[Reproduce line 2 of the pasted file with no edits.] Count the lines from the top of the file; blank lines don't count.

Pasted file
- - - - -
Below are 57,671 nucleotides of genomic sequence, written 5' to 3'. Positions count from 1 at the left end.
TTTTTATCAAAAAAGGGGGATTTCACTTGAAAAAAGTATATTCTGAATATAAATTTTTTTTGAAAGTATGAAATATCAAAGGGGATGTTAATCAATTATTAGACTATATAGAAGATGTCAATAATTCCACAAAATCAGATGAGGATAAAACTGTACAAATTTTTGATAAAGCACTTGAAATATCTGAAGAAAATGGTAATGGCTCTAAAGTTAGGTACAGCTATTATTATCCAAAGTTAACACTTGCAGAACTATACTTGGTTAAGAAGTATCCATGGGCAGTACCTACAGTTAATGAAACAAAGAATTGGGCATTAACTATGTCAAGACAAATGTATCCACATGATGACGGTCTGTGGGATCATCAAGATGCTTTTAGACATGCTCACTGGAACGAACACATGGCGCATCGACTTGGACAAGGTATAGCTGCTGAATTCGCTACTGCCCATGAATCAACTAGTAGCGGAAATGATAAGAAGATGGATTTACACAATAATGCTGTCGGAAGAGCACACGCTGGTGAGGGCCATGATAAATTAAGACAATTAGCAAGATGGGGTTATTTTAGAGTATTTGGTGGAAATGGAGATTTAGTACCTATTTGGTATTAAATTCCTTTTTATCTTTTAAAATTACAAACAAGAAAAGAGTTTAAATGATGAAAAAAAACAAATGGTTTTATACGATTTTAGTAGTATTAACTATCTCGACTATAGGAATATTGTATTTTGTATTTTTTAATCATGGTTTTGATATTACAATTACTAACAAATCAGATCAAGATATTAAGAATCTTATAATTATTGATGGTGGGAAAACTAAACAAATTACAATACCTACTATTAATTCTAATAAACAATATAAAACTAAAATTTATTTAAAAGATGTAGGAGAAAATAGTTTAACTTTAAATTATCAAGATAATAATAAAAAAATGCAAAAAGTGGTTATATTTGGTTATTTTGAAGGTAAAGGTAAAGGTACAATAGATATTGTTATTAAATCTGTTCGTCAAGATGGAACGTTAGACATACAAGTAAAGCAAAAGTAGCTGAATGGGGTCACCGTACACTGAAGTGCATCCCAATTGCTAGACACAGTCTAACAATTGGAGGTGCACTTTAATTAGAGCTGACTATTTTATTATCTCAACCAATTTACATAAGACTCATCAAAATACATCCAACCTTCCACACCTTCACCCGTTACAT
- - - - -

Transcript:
TTTTTATCAAAAAAGGGGGATTTCACTTGAAAAAAGTATATTCTGAATATAAATTTTTTTTGAAAGTATGAAATATCAAAGGGGATGTTAATCAATTATTAGACTATATAGAAGATGTCAATAATTCCACAAAATCAGATGAGGATAAAACTGTACAAATTTTTGATAAAGCACTTGAAATATCTGAAGAAAATGGTAATGGCTCTAAAGTTAGGTACAGCTATTATTATCCAAAGTTAACACTTGCAGAACTATACTTGGTTAAGAAGTATCCATGGGCAGTACCTACAGTTAATGAAACAAAGAATTGGGCATTAACTATGTCAAGACAAATGTATCCACATGATGACGGTCTGTGGGATCATCAAGATGCTTTTAGACATGCTCACTGGAACGAACACATGGCGCATCGACTTGGACAAGGTATAGCTGCTGAATTCGCTACTGCCCATGAATCAACTAGTAGCGGAAATGATAAGAAGATGGATTTACACAATAATGCTGTCGGAAGAGCACACGCTGGTGAGGGCCATGATAAATTAAGACAATTAGCAAGATGGGGTTATTTTAGAGTATTTGGTGGAAATGGAGATTTAGTACCTATTTGGTATTAAATTCCTTTTTATCTTTTAAAATTACAAACAAGAAAAGAGTTTAAATGATGAAAAAAAACAAATGGTTTTATACGATTTTAGTAGTATTAACTATCTCGACTATAGGAATATTGTATTTTGTATTTTTTAATCATGGTTTTGATATTACAATTACTAACAAATCAGATCAAGATATTAAGAATCTTATAATTATTGATGGTGGGAAAACTAAACAAATTACAATACCTACTATTAATTCTAATAAACAATATAAAACTAAAATTTATTTAAAAGATGTAGGAGAAAATAGTTTAACTTTAAATTATCAAGATAATAATAAAAAAATGCAAAAAGTGGTTATATTTGGTTATTTTGAAGGTAAAGGTAAAGGTACAATAGATATTGTTATTAAATCTGTTCGTCAAGATGGAACGTTAGACATACAAGTAAAGCAAAAGTAGCTGAATGGGGTCACCGTACACTGAAGTGCATCCCAATTGCTAGACACAGTCTAACAATTGGAGGTGCACTTTAATTAGAGCTGACTATTTTATTATCTCAACCAATTTACATAAGACTCATCAAAATACATCCAACCTTCCACACCTTCACCCGTTACAT